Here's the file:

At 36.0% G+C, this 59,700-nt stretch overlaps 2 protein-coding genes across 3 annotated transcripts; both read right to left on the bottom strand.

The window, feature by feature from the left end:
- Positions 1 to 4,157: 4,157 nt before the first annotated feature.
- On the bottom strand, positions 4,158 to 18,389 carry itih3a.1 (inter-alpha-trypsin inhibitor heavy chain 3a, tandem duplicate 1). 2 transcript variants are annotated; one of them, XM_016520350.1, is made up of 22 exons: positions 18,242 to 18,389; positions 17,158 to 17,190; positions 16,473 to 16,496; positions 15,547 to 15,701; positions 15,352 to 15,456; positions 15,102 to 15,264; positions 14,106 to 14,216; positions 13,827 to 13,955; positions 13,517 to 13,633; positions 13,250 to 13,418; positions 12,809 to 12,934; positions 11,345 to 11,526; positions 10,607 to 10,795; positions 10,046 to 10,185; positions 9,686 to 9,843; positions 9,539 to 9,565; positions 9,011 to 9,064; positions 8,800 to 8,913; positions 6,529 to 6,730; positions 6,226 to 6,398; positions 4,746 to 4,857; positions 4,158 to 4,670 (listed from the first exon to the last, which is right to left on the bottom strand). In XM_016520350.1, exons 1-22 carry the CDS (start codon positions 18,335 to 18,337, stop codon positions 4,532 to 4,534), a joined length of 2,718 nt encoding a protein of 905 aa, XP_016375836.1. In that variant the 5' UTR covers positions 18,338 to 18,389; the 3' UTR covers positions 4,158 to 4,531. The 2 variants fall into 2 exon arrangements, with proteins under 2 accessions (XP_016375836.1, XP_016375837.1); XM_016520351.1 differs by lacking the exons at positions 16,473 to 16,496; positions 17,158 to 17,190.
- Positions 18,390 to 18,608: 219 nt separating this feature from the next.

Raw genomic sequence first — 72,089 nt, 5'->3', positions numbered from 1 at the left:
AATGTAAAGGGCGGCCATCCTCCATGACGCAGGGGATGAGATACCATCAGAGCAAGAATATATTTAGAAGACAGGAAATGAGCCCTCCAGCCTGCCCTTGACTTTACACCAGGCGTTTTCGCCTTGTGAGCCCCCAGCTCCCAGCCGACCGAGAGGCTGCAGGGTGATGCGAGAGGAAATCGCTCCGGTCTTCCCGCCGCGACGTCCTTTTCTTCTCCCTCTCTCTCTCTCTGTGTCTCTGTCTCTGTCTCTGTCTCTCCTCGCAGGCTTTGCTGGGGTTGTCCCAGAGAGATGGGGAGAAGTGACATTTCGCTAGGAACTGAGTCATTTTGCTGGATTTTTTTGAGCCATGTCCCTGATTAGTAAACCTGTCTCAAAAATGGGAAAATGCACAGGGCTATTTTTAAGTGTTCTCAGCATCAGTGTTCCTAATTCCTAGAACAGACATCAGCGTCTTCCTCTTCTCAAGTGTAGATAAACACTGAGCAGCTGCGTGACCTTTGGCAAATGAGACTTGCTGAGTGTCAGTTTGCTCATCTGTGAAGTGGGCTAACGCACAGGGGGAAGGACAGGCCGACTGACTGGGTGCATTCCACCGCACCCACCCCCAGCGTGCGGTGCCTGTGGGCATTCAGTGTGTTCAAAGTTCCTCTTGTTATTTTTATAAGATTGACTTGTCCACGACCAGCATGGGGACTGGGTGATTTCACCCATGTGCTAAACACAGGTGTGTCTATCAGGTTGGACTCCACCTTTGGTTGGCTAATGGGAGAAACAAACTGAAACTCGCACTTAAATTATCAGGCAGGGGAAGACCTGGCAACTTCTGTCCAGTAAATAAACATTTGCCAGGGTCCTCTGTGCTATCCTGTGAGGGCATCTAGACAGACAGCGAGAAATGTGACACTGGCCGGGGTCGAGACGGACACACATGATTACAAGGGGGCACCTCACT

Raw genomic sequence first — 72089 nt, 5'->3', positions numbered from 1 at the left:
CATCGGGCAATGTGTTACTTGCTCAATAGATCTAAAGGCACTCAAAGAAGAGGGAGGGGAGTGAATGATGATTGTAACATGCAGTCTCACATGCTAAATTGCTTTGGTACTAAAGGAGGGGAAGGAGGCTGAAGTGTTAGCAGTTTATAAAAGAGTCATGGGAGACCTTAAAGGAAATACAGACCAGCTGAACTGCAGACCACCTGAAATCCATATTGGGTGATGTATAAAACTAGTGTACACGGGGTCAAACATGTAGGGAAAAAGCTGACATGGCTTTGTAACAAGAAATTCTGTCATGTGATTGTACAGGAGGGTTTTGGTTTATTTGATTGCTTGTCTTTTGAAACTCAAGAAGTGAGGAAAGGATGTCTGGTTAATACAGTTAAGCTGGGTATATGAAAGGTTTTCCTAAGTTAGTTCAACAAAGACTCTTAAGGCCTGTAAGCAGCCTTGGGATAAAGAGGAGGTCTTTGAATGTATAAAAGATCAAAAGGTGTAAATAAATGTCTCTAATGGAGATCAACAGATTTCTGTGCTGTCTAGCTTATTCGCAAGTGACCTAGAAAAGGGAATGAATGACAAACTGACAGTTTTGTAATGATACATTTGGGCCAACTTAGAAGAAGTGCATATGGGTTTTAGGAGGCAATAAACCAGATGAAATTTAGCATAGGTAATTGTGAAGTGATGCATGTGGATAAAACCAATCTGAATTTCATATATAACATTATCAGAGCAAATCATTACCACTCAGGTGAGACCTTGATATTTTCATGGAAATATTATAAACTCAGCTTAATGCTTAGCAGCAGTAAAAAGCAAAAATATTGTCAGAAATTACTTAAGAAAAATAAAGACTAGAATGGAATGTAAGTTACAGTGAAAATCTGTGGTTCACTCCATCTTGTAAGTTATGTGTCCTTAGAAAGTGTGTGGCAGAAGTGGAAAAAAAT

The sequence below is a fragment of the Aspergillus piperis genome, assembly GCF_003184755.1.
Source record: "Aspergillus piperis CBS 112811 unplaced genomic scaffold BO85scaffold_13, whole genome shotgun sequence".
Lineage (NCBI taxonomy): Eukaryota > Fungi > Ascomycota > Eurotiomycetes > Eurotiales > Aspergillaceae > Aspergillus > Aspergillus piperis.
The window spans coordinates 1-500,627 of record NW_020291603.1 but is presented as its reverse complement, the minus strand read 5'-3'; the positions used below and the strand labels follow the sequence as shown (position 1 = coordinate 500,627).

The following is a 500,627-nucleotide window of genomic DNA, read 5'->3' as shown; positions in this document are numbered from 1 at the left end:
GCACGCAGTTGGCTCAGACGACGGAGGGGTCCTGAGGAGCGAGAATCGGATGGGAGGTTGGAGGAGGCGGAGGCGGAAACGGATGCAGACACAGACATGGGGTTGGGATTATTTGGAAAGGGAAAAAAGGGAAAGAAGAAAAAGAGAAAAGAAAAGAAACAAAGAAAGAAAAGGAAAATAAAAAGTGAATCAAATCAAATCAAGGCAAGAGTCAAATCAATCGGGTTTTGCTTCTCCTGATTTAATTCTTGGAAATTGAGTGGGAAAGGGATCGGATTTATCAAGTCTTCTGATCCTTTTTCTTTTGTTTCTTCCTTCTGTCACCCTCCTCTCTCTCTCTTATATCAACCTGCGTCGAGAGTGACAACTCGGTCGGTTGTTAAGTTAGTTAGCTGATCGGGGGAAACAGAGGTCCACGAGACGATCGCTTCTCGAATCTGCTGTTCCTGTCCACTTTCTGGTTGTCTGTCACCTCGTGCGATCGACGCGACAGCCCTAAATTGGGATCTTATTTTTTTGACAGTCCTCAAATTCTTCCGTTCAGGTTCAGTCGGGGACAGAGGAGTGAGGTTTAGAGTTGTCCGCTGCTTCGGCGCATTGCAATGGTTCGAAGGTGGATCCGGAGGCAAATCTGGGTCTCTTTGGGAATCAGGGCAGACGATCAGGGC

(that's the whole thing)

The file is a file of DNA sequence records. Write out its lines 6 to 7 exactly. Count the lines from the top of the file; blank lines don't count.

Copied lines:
Raw genomic sequence first — 72,089 nt, 5'->3', positions numbered from 1 at the left:
AATGTAAAGGGCGGCCATCCTCCATGACGCAGGGGATGAGATACCATCAGAGCAAGAATATATTTAGAAGACAGGAAATGAGCCCTCCAGCCTGCCCTTGACTTTACACCAGGCGTTTTCGCCTTGTGAGCCCCCAGCTCCCAGCCGACCGAGAGGCTGCAGGGTGATGCGAGAGGAAATCGCTCCGGTCTTCCCGCCGCGACGTCCTTTTCTTCTCCCTCTCTCTCTCTCTGTGTCTCTGTCTCTGTCTCTGTCTCTCCTCGCAGGCTTTGCTGGGGTTGTCCCAGAGAGATGGGGAGAAGTGACATTTCGCTAGGAACTGAGTCATTTTGCTGGATTTTTTTGAGCCATGTCCCTGATTAGTAAACCTGTCTCAAAAATGGGAAAATGCACAGGGCTATTTTTAAGTGTTCTCAGCATCAGTGTTCCTAATTCCTAGAACAGACATCAGCGTCTTCCTCTTCTCAAGTGTAGATAAACACTGAGCAGCTGCGTGACCTTTGGCAAATGAGACTTGCTGAGTGTCAGTTTGCTCATCTGTGAAGTGGGCTAACGCACAGGGGGAAGGACAGGCCGACTGACTGGGTGCATTCCACCGCACCCACCCCCAGCGTGCGGTGCCTGTGGGCATTCAGTGTGTTCAAAGTTCCTCTTGTTATTTTTATAAGATTGACTTGTCCACGACCAGCATGGGGACTGGGTGATTTCACCCATGTGCTAAACACAGGTGTGTCTATCAGGTTGGACTCCACCTTTGGTTGGCTAATGGGAGAAACAAACTGAAACTCGCACTTAAATTATCAGGCAGGGGAAGACCTGGCAACTTCTGTCCAGTAAATAAACATTTGCCAGGGTCCTCTGTGCTATCCTGTGAGGGCATCTAGACAGACAGCGAGAAATGTGACACTGGCCGGGGTCGAGACGGACACACATGATTACAAGGGGGCACCTCACT